Monday, April 24, 2006 | A few weeks ago, the staff here at Scott Lewis on Politics, or SLOP™, compiled our first ever “Hits and Misses.”

Hits are good (as in Brian Giles had the game-winning hit in the 14th inning.)

Misses are bad (as in I missed that wave because I still don’t know how to paddle very well.)

Hit: The USS Midway Aircraft Carrier Museum

And it was a mess. I toured it before they sent it across the bay from North Island and it was not the kind of thing I could ever imagine someone actually paying to see. I couldn’t understand. The most fun I had was my furtive climb to the top of the mast to get an even better view of downtown.

That was, at least, until I joined my dad – a veteran who served on a carrier – and my wife – who’s on one now – on a tour of the refurbished Midway last weekend.

It was great. When he talks about being in the Navy, my dad can reach into an arsenal of fond memories. And he does. Which is why it’s so surprising that when you then ask him to sum up his experience in the military, he tells you it was horrible and he couldn’t wait to get out.

But here wasn’t a place in San Diego where he could have had more fun that day than the Midway. The complimentary audio tour is informative and interesting. And you can tell the old guys running the place love doing few things more than telling people about the systems and functions of the old ship.

It was a great experience and few things like it can transport you to such a different world and time when you’re only a few blocks away from your own.

Hit: Setting the Chargers Free

Then, of course, on Friday the mayor with the support of Council President Scott Peters announced that he would ask the city to change its lease with the Chargers to allow the team to negotiate with other cities in the county.

I had advocated this before. I had even offered the mayor a sample speech. But he didn’t need any advice from me. It was simply the logical thing to do.

It’s been an uncomfortably long time since we’ve even had a proposal to debate about the Chargers and their desire for a new stadium. For years, we went back and forth with the team on a new site in Mission Valley. But that proposal is dead. The way things stand now, the team is probably going to leave the city of San Diego. They had a proposal that looked like it gave good answers to all the city’s questions and worries about spending scarce public funds, but it’s gone. No more. It’s not even being talked about.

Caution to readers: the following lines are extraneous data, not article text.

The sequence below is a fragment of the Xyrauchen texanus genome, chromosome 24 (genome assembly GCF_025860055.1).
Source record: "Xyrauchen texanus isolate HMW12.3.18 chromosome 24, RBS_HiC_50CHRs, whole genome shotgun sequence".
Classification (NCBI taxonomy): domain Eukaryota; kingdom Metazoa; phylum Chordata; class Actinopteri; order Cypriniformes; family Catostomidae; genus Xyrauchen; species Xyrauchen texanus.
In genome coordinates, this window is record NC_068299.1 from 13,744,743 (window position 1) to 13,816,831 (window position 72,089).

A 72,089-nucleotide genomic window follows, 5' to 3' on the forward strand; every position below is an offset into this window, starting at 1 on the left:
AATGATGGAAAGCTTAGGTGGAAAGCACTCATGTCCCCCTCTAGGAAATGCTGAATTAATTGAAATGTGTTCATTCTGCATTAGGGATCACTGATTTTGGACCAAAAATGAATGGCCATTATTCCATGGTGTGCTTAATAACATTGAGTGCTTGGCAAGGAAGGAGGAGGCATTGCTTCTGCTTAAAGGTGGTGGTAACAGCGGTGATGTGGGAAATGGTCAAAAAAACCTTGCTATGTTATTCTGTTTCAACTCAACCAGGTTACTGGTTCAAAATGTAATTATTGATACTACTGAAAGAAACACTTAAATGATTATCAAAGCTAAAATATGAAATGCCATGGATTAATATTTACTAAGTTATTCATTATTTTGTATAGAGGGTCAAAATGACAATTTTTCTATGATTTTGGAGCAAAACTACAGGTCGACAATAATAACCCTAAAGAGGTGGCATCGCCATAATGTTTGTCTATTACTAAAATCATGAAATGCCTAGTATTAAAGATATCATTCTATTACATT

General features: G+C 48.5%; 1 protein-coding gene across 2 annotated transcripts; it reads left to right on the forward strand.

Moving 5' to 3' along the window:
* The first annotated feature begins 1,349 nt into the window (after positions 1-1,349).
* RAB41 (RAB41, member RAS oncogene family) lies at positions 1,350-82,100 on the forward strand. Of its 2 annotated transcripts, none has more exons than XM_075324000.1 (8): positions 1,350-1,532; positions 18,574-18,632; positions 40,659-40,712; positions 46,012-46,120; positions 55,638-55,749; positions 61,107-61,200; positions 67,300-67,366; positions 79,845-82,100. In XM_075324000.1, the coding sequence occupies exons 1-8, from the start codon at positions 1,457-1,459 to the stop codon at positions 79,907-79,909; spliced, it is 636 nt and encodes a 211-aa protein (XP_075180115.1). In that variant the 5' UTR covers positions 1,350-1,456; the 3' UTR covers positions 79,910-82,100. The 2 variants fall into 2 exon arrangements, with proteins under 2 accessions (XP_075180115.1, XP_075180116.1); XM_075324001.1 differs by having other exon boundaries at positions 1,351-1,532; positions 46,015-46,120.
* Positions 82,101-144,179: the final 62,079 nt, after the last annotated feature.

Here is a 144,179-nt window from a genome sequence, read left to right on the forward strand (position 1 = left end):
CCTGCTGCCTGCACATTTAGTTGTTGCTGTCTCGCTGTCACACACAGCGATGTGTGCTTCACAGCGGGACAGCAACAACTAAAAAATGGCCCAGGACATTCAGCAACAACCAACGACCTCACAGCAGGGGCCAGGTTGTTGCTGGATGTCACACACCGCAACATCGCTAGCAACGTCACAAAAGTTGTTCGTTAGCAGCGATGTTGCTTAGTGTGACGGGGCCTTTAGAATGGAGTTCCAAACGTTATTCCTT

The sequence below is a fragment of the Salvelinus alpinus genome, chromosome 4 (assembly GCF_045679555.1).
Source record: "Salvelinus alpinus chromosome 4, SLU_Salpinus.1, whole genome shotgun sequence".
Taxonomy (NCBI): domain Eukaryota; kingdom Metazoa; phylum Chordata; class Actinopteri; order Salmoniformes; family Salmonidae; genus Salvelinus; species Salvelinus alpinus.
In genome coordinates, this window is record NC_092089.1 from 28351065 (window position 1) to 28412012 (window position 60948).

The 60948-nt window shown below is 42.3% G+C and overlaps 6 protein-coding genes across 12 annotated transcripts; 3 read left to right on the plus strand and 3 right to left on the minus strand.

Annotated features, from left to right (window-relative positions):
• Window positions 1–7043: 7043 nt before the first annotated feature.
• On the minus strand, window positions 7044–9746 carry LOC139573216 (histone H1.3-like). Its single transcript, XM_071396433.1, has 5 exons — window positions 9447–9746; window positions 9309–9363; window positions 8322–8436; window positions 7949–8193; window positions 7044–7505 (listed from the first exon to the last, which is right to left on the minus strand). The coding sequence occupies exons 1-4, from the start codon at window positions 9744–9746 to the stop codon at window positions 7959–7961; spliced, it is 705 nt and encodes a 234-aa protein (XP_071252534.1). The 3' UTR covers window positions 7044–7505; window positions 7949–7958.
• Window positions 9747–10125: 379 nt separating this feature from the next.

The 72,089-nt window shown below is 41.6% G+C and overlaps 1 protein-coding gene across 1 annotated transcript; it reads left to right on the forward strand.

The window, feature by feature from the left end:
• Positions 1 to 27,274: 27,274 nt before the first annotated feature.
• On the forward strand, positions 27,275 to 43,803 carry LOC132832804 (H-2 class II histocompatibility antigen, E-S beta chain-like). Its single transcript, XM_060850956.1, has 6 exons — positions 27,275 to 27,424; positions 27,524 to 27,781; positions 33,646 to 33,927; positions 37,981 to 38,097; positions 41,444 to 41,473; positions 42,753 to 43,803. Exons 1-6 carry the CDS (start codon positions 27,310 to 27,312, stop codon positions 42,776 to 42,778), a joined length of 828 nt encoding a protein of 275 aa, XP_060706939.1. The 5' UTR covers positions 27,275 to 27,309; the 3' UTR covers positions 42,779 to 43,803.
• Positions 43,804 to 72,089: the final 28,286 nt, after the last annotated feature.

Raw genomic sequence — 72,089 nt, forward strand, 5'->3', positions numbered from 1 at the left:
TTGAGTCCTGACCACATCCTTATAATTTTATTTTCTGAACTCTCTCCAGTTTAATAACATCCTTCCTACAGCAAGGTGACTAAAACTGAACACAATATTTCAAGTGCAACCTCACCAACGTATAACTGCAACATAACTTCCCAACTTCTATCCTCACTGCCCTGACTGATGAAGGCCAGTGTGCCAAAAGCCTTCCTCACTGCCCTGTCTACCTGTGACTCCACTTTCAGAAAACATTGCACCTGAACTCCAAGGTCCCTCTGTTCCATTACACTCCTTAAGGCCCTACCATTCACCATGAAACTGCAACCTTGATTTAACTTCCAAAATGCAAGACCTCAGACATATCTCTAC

The mayor rightly argued that the city has bigger fish to fry. It does.

Now it will be interesting to see who steps forward with a proposal.

Miss: A City Staff Loss

Being the policy dorks we are here at SLOP™, we always enjoyed Poat’s long analyses of the impacts of various actions of the Legislature on the city. He provided an early warning mechanism as to potential cuts in revenue (read: theft) and unfunded mandates Sacramento had in store for the city.

Mayor Jerry Sanders’ proposed financial recovery plan – which had bundles of money for virtually every city department (and some new ones) this year – more or less eviscerated Poat’s budget. But Sanders’ spokesman Fred Sainz told us that wasn’t necessarily the reason Poat bolted.

“As the transition continues, there will be continue to be a number of managerial changes,” Sainz said.

Sainz said the mayor’s office would be handling the city’s relations with Sacramento and Washington, D.C.

Hit: The San Diego Union-Tribune’s Pulitzer

Miss: The U-T’s Weird Endorsement of Secretary of Defense Donald Rumsfeld

“In retrospect, there can be little doubt that Rumsfeld and his Pentagon team, especially the secretary’s civilian advisers, badly mishandled the Iraq conflict after the brilliant three-week military campaign that ousted Saddam Hussein’s dictatorship. The Pentagon provided far too few troops to impose security and order, a failure that produced chaos in Iraq. The Rumsfeld team also failed to anticipate the rise of a vicious insurgency that gained momentum in part because there were so relatively few American troops on the ground to stop it.

But these decisions are now history and Rumsfeld is hardly the only one to blame for them.”

The U-T went on to say that President Bush shouldn’t fire Rumsfeld, though, because it would look weak.

“Sacking Rumsfeld would risk being seen abroad, including in Iraq and by America’s enemies, as a tacit repudiation of, or at least retreat from, the whole Iraq mission.”

So, in other words, firing Rumsfeld might be a good action to take, if it didn’t look so bad.

I’m not saying Rumsfeld should go or stay. But if you’re going to say he should be kept on, you should argue that it’s because he’s the best person for the job. The only people who think that changing one’s mind makes him or her look weak are the people who don’t have the strength to ever reconsider their past actions and learn from them.

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